P-Square

Conclusively, the joint authorship relationship is a peculiar one laced with so much emotion and ego between the parties involved. And it is saturated with an intellectual property relationship coupled with spices of the principle of real property and tenancy in common…

We must note that this area of our Copyright Law has not gone through our judicial furnace, particularly in the music arena. That is why we have to take our search to other legal jurisdiction for materials, particularly the English laws that have great influence on our judicial system.

It is a legal truism anchored on some certain provisions of the Copyright Act, Cap 28, Laws of the Federation of Nigeria, 2004 and some decided English cases to postulate that the products or works of the P-Square Musical Brand evolving over 10 years are product of joint authorship and co-owners of the copyrights that both Paul Okoye, Peter Okoye and their estates can conveniently lay claim to under our extant laws.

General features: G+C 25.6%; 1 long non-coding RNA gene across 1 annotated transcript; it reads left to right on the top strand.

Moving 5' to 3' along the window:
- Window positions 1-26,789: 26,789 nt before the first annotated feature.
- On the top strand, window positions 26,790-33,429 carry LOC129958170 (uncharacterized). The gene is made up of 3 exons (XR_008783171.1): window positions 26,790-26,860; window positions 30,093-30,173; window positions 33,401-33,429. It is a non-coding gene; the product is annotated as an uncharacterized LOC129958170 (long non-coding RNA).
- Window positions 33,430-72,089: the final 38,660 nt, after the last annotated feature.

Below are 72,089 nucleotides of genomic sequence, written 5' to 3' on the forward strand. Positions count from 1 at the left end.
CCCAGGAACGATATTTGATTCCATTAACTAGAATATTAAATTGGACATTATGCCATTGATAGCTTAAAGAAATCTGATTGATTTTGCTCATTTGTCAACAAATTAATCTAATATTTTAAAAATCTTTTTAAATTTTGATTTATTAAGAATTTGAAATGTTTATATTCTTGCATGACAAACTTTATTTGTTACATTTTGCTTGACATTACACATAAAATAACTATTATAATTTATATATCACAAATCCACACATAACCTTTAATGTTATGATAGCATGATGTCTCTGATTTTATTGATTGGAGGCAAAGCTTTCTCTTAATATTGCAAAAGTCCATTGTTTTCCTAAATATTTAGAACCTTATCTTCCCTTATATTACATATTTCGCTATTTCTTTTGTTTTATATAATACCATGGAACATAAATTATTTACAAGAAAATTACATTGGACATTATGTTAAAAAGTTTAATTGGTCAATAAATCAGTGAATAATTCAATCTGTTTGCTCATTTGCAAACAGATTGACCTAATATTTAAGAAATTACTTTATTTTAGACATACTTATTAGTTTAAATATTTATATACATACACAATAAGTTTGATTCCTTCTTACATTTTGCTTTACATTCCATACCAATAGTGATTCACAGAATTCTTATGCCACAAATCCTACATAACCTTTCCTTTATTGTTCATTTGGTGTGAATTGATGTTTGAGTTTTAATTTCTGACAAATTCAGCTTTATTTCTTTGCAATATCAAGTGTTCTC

Under the Nigeria legal climate, the works or products emanating from a joint authorship and co-owners of the copyrighted works, particularly of the P-Square Musical Brand are being regulated by the Copyright Act, Cap 28, Laws of the Federation of Nigeria, 2004 because they satisfied the requirements clearly stated in Section 1 and 2 of the aforementioned Act. The products or works of the P Square Musical Brand have copyright in them. There are musical works that perfectly scale through Section 1 subsection 2(a-b) of the Act.